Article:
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Business-to-business companies need a new approach to understanding their customer relationships. Replacing a balanced scorecard with an account impact scorecard helps B2Bs measure their true impact with their customers.
Organizations going through change should involve their employees as much as possible in the process. Employee surveys are essential to hearing people's feedback, as one company has learned.
Only 22% of business-to-business customers are engaged, and just 13% are fully engaged. The reason? A small percentage of B2B companies focus on engaging customers emotionally. The other companies believe they need only emphasize price, speed, and efficiency.
This element is measured by the statement “In the last six months, someone at work has talked to me about my progress.” Some people think a performance review will suffice. But it’s not nearly enough, write the authors of 12: The Elements of Great Managing.
Proposals to increase the federal minimum wage continue to come before Congress, and continue to generate intense controversy. Opponents of hiking the wage say it will victimize small-business owners. But is that the case? Gallup's chief economist isn't so sure. In this Q&A, he assesses the potential impact of a minimum wage hike on the economy and explores other pressing issues, such as illegal immigration and job offshoring.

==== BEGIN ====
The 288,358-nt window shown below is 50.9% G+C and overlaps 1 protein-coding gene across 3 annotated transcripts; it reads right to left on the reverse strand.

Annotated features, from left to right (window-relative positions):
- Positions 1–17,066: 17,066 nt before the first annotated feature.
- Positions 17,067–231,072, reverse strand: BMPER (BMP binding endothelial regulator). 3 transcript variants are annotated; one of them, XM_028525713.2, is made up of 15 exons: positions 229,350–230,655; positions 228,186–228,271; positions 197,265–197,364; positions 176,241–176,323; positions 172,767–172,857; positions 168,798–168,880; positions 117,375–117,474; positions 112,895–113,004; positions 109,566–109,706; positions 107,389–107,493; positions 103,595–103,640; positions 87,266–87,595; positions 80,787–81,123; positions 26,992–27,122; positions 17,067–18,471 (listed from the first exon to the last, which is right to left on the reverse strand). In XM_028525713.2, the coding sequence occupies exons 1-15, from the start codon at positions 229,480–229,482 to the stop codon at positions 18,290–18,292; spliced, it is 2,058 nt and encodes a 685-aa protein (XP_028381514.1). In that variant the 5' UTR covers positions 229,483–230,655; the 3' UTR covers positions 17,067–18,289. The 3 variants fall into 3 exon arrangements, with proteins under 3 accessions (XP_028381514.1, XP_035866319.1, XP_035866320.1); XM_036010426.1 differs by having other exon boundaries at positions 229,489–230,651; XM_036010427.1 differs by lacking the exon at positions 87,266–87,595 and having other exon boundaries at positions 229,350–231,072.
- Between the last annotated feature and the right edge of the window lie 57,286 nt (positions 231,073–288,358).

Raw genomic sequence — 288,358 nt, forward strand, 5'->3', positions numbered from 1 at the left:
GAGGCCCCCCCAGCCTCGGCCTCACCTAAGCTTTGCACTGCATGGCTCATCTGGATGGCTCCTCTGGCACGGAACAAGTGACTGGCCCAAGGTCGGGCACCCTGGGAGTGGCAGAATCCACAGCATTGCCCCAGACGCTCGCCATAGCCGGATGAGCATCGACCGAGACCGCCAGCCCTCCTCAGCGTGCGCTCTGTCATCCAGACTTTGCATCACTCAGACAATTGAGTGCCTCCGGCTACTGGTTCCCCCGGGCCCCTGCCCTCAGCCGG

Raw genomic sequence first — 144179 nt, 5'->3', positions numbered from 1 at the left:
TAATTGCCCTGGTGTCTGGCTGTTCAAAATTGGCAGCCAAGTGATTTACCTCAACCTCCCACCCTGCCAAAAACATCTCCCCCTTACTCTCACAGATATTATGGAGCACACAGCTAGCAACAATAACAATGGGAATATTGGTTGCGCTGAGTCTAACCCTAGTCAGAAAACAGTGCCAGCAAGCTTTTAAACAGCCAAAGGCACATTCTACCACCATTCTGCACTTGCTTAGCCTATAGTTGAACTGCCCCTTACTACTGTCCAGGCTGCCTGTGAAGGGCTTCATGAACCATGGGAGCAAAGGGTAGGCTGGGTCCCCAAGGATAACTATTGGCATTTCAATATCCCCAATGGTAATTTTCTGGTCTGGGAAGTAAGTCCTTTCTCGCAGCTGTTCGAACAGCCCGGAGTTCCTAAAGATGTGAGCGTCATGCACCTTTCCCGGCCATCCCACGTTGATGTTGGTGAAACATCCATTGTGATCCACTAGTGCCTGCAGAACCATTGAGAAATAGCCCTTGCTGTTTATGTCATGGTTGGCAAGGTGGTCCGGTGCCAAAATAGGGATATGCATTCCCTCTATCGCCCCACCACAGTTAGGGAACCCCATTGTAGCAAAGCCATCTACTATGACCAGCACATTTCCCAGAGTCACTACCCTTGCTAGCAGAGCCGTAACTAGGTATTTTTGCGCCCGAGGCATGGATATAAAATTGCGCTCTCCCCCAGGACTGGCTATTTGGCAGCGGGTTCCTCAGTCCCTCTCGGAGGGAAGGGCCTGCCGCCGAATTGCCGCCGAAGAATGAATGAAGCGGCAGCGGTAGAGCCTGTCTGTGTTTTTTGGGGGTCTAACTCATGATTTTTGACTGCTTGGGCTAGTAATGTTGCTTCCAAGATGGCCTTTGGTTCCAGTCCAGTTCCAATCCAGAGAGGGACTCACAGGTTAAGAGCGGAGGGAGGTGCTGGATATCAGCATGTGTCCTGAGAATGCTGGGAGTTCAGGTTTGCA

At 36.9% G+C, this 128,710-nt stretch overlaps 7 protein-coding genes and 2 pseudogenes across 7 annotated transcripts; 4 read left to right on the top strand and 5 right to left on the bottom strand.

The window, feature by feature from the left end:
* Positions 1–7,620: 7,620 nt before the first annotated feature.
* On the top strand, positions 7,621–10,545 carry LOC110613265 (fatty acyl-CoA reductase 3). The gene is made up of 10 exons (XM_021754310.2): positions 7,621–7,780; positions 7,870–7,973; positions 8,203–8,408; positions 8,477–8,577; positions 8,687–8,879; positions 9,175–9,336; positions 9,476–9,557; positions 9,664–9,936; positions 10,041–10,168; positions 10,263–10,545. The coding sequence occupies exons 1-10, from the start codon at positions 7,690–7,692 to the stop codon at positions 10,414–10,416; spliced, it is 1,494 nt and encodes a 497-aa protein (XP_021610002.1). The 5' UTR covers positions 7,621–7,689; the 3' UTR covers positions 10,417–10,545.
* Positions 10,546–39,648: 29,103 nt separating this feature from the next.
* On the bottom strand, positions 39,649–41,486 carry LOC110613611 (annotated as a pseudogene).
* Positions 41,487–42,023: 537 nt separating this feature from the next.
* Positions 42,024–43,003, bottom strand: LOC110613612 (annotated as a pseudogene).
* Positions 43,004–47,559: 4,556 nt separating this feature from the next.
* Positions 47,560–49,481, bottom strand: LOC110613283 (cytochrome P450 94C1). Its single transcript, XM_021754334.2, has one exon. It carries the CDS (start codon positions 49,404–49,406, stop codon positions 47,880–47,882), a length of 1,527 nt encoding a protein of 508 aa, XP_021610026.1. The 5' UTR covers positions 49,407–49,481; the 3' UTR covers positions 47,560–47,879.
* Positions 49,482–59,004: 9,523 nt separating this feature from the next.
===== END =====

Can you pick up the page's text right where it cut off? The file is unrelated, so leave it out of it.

Business leaders, take note: You can learn a lot from the federal government. This profile delves into how a Department of Labor agency became a model purveyor of customer engagement.
The balanced scorecard is a powerful approach to managing high-performing organizations. But if it’s not implemented correctly, the scorecard is just a set of data that has little impact on the bottom line. Gallup’s research has found four key elements that make the balanced scorecard work. This article, the second in a two-part series, highlights two of those elements.
Many companies that use a balanced scorecard approach to managing performance aren't seeing the expected returns -- or worse, their organizations have become more bureaucratic. Gallup's research has found that four key elements are required to make the balanced scorecard work. This article, the first in a two-part series, highlights two of those elements.
If your company has identified and removed all employee-related roadblocks to creating customer engagement, you're ready to take the next step: focusing your organization on the right performance outcomes.
“Putting Customers First.” “We’re Customer Centric.” “Becoming a Customer-Focused Organization.” Initiatives like these are well-intentioned, but only a handful ever succeed -- because too many companies are structured in ways that keep them from achieving world-class levels of customer engagement.
A company's assets include two key human components: its employees and its customers. Optimizing the performance of both of these assets can yield powerful business outcomes.
Many companies start with an idea of how to make the company grow, then work from the top down to get the job done. But grand plans have a tendency to unravel somewhere down the chain of command, often when front-line managers and workers fail to meet customers' expectations. What separates businesses that thrive from those that founder?
Once you understand the best practices used by the most successful call centers, it's time to see how they work together in practice. The most important tool of all is the balanced scorecard, which measures several facets of a great CSR's job. Once the scorecard is in place, you can implement improvement programs that can change the workplace culture.
Many call centers confuse production and performance, so they pay agents for the wrong thing. Performance determines call value, and three criteria determine performance -- measurement, agent talent and a supportive work environment. Overlooking any of these measures may drive down call center value -- and profits.